When you think of a biracial person, who do you imagine? Here's the reality.

Being biracial can often feel like being caught between two worlds.

Biracial folks are often tethered to two (or more) sets of ideas of how someone of their heritage should be, look like, and act. And as a result, they can find themselves feeling unrepresented, lacking a strong claim to any racial background.


That feeling of anxiety is what prompted Jaya Saxena to start #BiracialLooksLike, a hashtag that highlights the faces and experiences of mixed race people.

“Among many biracial/multiracial people I know, there is anxiety over whether we look enough like what we 'are,'" Jaya tweeted. “I want to show, and for everyone to know, that there is no one way for biracial to look."

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Jaya posted this photo of herself and ignited a #BiracialLooksLike movement. Photo provided by Jaya, used with permission.

#BiracialLooksLike took off from there, with users tweeting photos of themselves and their multiracial families as well as the experiences unique to people with mosaic ethnic backgrounds.

I'm biracial, too. My dad is Filipino, and he came to America when he was a kid. My mom was born and raised in Texas.

When I saw the hashtag, I tweeted a picture of myself with my mom and dad:

It's not the most flattering photo of any of us (and it's missing my brothers and sister, who are white), but it's a genuine reflection of my family: ridiculous, unprepared, and biracial.

When I was a kid, people would sometimes speculate that I was adopted when they saw me with my mom and my siblings.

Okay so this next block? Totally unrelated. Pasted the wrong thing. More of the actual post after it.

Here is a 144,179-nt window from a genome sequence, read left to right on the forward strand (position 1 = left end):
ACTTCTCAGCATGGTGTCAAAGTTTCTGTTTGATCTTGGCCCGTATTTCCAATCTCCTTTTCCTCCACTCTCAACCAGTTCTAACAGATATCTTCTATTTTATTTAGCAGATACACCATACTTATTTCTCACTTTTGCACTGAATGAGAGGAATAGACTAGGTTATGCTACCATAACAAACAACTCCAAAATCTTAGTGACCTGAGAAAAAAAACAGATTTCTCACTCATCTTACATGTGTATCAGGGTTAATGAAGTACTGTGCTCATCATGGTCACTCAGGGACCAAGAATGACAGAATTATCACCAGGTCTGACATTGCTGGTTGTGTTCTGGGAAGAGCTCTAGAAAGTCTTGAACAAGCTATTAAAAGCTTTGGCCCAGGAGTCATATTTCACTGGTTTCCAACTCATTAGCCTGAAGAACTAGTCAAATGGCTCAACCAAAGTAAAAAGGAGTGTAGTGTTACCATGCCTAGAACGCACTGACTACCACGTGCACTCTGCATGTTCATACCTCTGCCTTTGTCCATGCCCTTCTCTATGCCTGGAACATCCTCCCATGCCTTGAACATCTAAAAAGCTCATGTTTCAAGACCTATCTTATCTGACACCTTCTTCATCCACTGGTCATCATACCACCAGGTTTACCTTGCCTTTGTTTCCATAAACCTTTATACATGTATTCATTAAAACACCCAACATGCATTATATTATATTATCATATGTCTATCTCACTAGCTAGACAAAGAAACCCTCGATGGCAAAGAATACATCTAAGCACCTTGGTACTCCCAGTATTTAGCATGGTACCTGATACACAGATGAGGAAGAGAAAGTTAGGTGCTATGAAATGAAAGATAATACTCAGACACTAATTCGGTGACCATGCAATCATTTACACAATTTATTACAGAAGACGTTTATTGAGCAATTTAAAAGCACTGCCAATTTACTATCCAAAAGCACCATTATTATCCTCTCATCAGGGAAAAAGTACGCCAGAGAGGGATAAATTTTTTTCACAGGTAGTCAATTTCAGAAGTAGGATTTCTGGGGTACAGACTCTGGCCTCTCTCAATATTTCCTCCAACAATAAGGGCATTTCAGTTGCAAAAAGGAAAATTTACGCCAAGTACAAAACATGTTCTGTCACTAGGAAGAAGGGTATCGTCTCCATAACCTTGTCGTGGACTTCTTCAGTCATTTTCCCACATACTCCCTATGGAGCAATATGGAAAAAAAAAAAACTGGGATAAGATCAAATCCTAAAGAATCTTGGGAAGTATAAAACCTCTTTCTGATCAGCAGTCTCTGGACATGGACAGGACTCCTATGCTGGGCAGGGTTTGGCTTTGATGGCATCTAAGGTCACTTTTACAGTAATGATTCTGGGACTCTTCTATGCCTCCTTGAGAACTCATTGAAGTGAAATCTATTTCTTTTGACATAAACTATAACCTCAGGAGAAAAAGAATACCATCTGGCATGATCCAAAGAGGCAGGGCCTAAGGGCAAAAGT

It's not uncommon for people to assume that my mom is "not my real mom," even though we look alike.

Many Twitter users posting on the #BiracialLooksLike tag shared similar experiences.

Despite the growing rates of interracial marriages and multiracial kids, many people jump to conclusions when they see families like ours.

Some people even used the hashtag to point out the unique experiences that many multiracial people share, like the inevitable inquiries of “What are you?" and “Is that your real mom?"

At its core, the hashtag is an opportunity for multiracial folks to make our faces, our families, and our struggles visible.

Take a few minutes to scroll through the tweets today; you may be surprised what biracial really looks like.

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A lot of people here are like family to me," Michelle says about Bread for the City — a community nonprofit located in Washington DC that provides local residents with food, clothing, health care, social advocacy, and legal services. And since the pandemic began, the need to support organizations like Bread for the City is greater than ever, which is why Amazon is Delivering Smiles to local charities across the country this holiday season.

Watch the full story:

Amazon is giving back by fulfilling hundreds of AmazonSmile Charity Lists, and donating essential pantry and food items to help organizations like Bread for the City provide to those disproportionately impacted this year.

Visit AmazonSmile Charity Lists to donate directly to a local charity in your community, or simply shop smile.amazon.com and Amazon will donate a portion of the purchase price of eligible products to your charity of choice.

Acts of kindness and compassion are always inspiring. A veterinarian gave a different spin on the phrase "if you can't beat 'em, join 'em".